This is maybe the best MMA promotion for someone like Floyd Mayweather. Rizin is no stranger to spectacle, once booking a title fight between Cro Cop and 400-pound Estonian sumo wrestler Baruto Kaido. They will very clearly bend whatever rules they have to to put on a good show, and someone like Mayweather easily has the clout to stipulate whatever ruleset he wants for the fight. Given how careful Mayweather has been in the recent past about picking opponents he’s sure he can beat, there’s no way he fights Nasukawa in a full-on MMA or even kickboxing fight, at least not one that’s above the level. This is to say nothing of Mayweather’s, let’s say, affectionate relationship with gambling and long-rumored habit of losing shitloads of money. This will be the first time he’s fought outside of Las Vegas in 13 years. The fact that he hasn’t bragged about how much money he’s making is weird. Occam’s razor says this is a sham fight cooked up to cover for something.

Given that something as drastic as turning over full ownership of Rizin to Mayweather wouldn’t generate nearly enough money to make this worth his while, one can only wonder what that something is. Is this a pro-wrestling match where Mayweather can pick up a few cheap million? Is it a legitimate match where Mayweather can make an enormous amount of money by being on one or the other end of a dive? Who knows!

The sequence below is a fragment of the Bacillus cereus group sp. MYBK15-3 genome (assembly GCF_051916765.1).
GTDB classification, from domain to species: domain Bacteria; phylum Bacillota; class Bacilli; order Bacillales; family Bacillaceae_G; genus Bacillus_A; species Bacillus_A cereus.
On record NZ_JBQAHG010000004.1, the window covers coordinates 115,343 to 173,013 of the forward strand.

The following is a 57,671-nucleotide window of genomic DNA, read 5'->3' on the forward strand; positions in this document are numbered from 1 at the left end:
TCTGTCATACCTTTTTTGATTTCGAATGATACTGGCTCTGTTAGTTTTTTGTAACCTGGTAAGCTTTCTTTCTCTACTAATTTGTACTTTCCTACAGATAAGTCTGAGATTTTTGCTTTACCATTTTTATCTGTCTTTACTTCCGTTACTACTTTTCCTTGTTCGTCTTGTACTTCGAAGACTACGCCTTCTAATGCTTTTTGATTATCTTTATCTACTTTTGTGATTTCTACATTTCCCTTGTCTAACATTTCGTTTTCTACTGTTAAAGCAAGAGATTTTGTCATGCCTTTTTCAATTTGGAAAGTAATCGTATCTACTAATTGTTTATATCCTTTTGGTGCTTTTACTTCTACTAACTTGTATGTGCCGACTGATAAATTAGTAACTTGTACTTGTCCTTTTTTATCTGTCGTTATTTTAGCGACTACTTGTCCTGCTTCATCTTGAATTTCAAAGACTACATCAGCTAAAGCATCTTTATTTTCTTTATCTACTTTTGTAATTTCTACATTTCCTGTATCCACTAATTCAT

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All of this is all the more mysterious because Nasukawa is one of the hottest prospects around, with a 4-0 record in MMA and a 27-0 record as a professional kickboxer. He beat Horiguchi in a kickboxing bout in September, and even though he’s only 20, he’s already scored some famous knockouts. He flattened champion Muay Thai fighter Wanchalong Senchaigym within a round with a huge spinning back kick while he was still in high school.

Look at the power on this body shot that ended former IBF world champion Amnat Ruenroeng.

Given the power gradient in play here, there’s basically no way anyone is agreeing to lose here; both fighters have too much invested in their undefeated gimmicks. There’s also no way Mayweather agrees to this fight if it’s a full-on MMA contest; Nasukawa would kick the shit out of him immediately. That means the odds are that this will be a straight-up boxing match. “As far as the weight class and the rules, we’ll talk about that,” Mayweather said at his press conference last night. I would love to see Mayweather get humiliated in a legit MMA fight, but there’s not much here to indicate that the Nasukawa fight is either legit or MMA.

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That leaves the most logical explanation for what the hell is going on here as a straight-up boxing match being promoted by promoters who aren’t within an order of magnitude of having enough money to pay Floyd Mayweather Jr. to box for them. Two people who have no reason to and can’t afford to lose will be fighting New Year’s Eve, with, as far as one can tell, not nearly enough on the line to make it worth their while. What exactly is going on here?

Know anything we should know? Contact the writer at patrick@deadspin.com or through SecureDrop for extra security.